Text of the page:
OIEAHC Postdoctoral Fellow — Alexandre Dubé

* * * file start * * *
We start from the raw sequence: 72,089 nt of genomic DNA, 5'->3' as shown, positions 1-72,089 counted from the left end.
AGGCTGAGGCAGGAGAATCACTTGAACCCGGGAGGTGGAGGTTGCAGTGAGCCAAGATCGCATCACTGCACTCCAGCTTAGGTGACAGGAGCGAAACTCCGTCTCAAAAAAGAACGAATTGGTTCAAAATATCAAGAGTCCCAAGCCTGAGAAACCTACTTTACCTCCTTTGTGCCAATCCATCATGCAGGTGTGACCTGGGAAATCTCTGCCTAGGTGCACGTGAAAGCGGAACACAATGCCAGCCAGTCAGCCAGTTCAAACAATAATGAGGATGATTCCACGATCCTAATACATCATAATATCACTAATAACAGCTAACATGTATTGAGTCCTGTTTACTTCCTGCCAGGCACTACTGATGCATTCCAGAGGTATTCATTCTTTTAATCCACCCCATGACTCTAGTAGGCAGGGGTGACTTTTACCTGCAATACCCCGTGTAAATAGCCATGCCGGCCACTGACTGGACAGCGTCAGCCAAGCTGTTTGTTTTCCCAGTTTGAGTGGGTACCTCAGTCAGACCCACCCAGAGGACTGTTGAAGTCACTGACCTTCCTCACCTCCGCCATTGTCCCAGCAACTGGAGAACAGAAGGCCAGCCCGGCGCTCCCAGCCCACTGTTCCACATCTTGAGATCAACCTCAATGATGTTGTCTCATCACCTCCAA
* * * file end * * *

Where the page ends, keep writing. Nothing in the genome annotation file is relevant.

Alexandre Dubé, the 2011–2012 Andrew W. Mellon Postdoctoral Research fellow, is currently a professor of history at Washington University University in St. Louis. Since receiving his Ph.D. in history from McGill University in 2010, Mr. Dubé has been a postdoctoral fellow at the Centre d’études nord-américaines, part of the École des Hautes Études en Sciences Sociales in Paris. His book manuscript is entitled “Les biens publics: Culture politique de la Louisiane Française, 1730–1770”—”The Common Goods: Political Culture in French Louisiana, 1730–1770.” During his fellowship year, he plans to complete additional research in the New Orleans archives and to extend his study back in time to the 1720s, when the French established that city and took control of lower Louisiana. His principal objective, however, is to revise his dissertation into an English-language book that will speak to North American scholars of New France and of the British colonies, as well as to scholars of ancien regime France. Currently, histories of the north American French colonies and of the metropolitan political culture run on parallel tracks, occasionally referring to each other but rarely intersecting in substantive considerations of the two together. Mr. Dubé uses the Louisiana Affair of 1759, a political and economic scandal in New Orleans that reverberated in the administrative halls of Versailles for the next decade, as an entrée to analyze the material ties that connected colony and metropole within a French Atlantic state. He places “objects,” both goods and documents, at the center of his study. By tracking transatlantic networks of commodities and people and establishing experiences, expectations, and exigencies on the ground, “The Common Goods” reveals the concrete functioning of the state in colonial circumstances and the shaping of political culture shared in by rulers and ruled in metropole and colony.